Ignoring an Inconvenient Colorado River Basin Risk

Ringside seats to the decline of Lake Mead

Sometimes all we can do is sit and watch and wonder

By John Fleck

It is agonizing to watch this, but here we are.

With efforts by the Colorado River Basin states to craft an agreement to share the river’s water skidding, brakes screeching, toward a cliff, we appear on the brink of repeating the disastrous mistake the authors of the Colorado River Compact made a century ago: ignoring inconvenient truths about the risks we face, washing away genuine uncertainties with convenient talking points.

As Eric Kuhn carefully documented in a post here yesterday, there is once again a genuine risk that we will ignore inconvenient truths about a huge uncertainty in our understanding of how much water the river can offer us, and for whom. We are pretending that an uncertainty literally at the scale of millions of acre feet in how we measure and manage water does not exist.

A masterful Upper Colorado River Basin public relations blitz, led by the Colorado Water Conservation Board, would have us believe one set of numbers about the river’s future, a set of numbers that has given Upper Basin water users comfort that they can sit tight and blame others for the river’s woes.

But as Eric’s analysis showed, there are hidden assumptions behind the Upper Basin’s numbers – assumptions that hide a genuine and irreducible uncertainty. The uncertainty is irreducible because more than a century after the adoption of the Colorado River Compact, there is still no agreed upon definition of how to measure the use of water. As Eric wrote, these are questions “with enormous potential impacts on the allocation and distribution of the shrinking Colorado River – questions we have avoided dealing with by draining the Basin’s reservoirs. We no longer have that option.”

Arithmetic and Law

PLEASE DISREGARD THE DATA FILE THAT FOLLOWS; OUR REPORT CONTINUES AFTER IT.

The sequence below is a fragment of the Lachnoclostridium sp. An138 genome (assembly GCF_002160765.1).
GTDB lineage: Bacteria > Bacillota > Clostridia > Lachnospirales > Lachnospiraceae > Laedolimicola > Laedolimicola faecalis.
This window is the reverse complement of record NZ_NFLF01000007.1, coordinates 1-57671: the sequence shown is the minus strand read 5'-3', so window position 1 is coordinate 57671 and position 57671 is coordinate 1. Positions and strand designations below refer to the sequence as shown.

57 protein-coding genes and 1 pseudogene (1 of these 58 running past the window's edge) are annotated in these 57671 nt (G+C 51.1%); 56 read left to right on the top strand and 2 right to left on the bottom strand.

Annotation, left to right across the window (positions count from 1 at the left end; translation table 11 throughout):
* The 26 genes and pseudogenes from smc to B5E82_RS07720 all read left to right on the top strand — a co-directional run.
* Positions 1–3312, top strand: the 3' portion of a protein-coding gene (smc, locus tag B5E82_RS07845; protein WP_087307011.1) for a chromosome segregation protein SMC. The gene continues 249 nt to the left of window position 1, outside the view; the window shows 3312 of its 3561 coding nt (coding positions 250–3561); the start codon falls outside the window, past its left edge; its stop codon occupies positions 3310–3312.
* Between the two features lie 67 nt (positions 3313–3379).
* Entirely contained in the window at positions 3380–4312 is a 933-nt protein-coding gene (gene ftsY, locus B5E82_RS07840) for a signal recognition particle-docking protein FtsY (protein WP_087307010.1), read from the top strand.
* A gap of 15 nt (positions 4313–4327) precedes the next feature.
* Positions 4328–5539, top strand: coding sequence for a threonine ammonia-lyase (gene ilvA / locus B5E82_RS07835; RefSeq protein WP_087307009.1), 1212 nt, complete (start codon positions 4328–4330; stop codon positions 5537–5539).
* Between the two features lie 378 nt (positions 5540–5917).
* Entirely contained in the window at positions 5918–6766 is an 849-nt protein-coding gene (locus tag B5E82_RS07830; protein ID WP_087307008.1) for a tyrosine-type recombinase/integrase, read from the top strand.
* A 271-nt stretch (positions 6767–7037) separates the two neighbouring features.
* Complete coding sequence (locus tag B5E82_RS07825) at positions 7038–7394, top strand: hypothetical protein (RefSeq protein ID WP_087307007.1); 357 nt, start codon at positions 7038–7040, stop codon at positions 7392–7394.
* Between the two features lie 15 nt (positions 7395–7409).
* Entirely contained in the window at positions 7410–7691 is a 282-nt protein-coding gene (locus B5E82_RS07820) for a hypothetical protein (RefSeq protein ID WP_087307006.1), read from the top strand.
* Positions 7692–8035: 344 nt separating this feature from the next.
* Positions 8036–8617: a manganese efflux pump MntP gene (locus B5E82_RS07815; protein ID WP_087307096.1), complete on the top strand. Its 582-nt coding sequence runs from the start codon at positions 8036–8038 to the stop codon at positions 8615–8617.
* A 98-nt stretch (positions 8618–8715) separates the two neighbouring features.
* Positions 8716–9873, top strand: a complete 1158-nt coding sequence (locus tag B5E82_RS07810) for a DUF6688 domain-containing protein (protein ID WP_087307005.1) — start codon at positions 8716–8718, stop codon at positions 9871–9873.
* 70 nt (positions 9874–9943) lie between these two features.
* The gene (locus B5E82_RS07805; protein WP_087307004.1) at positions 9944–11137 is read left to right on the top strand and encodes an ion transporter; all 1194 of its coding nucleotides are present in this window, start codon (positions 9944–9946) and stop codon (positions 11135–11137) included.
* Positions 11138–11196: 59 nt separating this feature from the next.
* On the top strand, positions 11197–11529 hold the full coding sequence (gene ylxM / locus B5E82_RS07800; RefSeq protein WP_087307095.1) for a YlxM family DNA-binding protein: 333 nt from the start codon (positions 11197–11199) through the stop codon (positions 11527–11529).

Eric is a master of the arcane and wonky details of the interface between Colorado River law and hydrology, and I commend you to his analysis – it rewards a careful read. But Eric once described my role in our collaboration as “dewonkifying”, so let me try to put this in simpler terms.

The 1922 Colorado River Compact based its allocations on “beneficial consumptive use”. But the phrase was never defined, and the definitions ended up bitterly contested in the decades that followed. It remains undefined to this day. Or rather, there are two competing definitions that yield very different results.

Each definition makes intuitive sense, and at first glance they look puzzlingly similar. But at the scale of the Colorado River Basin they yield very different results that have become a critical piece of the current basin management debate.

Method A is based on the collective amount of water communities take from the river, minus the amount they return – “diversions less return flows.”

Method B is based on the ultimate impact of that use on the Colorado River downstream of the use – for the Upper Basin, for example, at Lee Ferry, or for Arizona at the confluence of the Gila and the Colorado near Yuma. This is the “stream depletion theory”.

Those might sound so similar that the differences are trivial. And at localized scales they are. But, as Eric explained in yesterday’s post, with a classically Eric Kuhn working out of the mathematical details (I love collaborating with this guy – he shows his work!) at the scale of the Lower Colorado River Basin the differences amount to nearly 2 million acre feet of water.

Under Method A, Lower Basin use is more than 10.1 million acre feet per year, well above its Colorado River Compact allocation of 8.5 million acre feet. This is the methodology the Colorado Water Conservation Board staff used in its now-famous PowerPoint slide purporting to demonstrate that the  Lower Basin is using more than its legally allotted share of the Colorado.

But under Method B, Lower Basin use is some 8.3 million acre feet – less than its Compact allocation. Importantly, Method B is the method adopted by the Upper Basin Compact, and therefore the method used in the Upper Basin’s management of its share of the river.

Let’s Be Honest About the Uncertainties